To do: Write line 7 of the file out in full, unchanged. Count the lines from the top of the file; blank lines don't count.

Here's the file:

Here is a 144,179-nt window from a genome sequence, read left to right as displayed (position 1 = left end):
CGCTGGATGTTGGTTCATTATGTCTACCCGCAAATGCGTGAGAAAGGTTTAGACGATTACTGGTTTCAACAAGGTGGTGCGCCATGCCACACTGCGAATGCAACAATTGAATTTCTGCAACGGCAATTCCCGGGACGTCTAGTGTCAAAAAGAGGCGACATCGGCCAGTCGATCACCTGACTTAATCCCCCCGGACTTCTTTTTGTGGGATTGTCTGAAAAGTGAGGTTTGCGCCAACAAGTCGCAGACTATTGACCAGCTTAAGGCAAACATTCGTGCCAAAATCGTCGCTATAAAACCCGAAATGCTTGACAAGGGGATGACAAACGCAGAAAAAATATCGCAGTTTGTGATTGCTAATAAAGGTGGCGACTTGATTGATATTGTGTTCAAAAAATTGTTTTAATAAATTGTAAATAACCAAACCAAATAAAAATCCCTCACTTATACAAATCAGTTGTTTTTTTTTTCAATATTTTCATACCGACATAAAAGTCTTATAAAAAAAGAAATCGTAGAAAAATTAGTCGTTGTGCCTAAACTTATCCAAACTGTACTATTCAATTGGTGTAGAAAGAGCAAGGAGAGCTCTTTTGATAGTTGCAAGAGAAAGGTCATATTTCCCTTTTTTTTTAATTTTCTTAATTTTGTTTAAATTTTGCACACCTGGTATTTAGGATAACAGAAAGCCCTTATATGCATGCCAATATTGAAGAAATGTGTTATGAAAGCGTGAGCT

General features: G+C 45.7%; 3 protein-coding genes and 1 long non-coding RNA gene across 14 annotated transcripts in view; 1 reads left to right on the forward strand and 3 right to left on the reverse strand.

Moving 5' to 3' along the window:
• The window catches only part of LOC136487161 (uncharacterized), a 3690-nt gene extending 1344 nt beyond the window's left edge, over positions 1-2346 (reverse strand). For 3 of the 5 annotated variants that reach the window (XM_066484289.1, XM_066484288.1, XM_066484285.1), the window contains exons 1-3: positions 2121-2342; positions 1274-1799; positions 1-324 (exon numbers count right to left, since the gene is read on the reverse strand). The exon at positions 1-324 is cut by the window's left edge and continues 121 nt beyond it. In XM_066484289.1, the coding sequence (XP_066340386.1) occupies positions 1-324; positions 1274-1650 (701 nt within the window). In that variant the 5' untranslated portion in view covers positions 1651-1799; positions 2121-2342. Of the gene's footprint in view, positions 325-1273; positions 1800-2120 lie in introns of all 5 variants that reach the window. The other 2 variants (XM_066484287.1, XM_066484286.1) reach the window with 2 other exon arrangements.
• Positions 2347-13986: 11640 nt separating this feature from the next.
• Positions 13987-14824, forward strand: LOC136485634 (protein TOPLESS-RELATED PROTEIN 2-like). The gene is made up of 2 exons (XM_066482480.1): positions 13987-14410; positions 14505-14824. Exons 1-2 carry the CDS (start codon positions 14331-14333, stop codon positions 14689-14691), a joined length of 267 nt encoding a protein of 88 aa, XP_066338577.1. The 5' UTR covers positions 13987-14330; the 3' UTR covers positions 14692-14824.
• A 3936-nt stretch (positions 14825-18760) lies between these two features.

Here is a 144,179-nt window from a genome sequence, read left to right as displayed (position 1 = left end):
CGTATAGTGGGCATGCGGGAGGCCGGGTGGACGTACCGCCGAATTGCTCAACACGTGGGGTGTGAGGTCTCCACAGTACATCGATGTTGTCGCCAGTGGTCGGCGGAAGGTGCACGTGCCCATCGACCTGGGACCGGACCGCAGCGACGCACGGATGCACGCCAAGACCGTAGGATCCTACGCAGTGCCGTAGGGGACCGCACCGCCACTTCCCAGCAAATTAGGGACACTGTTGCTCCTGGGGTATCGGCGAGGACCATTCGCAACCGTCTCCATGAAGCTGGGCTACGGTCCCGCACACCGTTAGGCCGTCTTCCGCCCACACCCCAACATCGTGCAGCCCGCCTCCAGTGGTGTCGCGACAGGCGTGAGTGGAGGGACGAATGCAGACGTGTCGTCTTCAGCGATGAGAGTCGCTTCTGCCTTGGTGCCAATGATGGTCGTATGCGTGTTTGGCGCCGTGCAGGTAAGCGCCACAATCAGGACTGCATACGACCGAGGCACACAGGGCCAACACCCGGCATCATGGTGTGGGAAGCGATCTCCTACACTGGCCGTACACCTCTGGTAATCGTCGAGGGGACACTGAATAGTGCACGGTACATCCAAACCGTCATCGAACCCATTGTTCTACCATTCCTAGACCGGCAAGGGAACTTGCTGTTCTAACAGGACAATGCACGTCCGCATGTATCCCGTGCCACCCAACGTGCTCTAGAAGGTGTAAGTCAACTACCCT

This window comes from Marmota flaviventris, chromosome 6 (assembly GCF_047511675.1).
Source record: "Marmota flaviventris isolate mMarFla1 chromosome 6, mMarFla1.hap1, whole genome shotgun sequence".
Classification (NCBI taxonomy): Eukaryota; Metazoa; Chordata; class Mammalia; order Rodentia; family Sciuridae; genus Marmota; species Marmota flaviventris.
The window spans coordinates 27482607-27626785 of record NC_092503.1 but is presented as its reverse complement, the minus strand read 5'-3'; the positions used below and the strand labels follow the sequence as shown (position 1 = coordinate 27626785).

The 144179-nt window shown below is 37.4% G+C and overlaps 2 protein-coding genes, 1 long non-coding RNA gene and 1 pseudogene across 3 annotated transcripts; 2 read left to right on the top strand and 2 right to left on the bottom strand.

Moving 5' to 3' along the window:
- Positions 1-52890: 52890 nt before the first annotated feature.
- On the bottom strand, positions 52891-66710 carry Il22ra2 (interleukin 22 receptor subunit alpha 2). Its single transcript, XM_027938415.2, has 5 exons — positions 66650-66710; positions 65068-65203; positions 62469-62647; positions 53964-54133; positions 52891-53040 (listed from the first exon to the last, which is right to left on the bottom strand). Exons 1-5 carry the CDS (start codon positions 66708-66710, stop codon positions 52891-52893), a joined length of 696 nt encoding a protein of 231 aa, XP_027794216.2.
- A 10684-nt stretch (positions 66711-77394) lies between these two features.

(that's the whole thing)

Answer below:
• Positions 13987-14824, forward strand: LOC136485634 (protein TOPLESS-RELATED PROTEIN 2-like). The gene is made up of 2 exons (XM_066482480.1): positions 13987-14410; positions 14505-14824. Exons 1-2 carry the CDS (start codon positions 14331-14333, stop codon positions 14689-14691), a joined length of 267 nt encoding a protein of 88 aa, XP_066338577.1. The 5' UTR covers positions 13987-14330; the 3' UTR covers positions 14692-14824.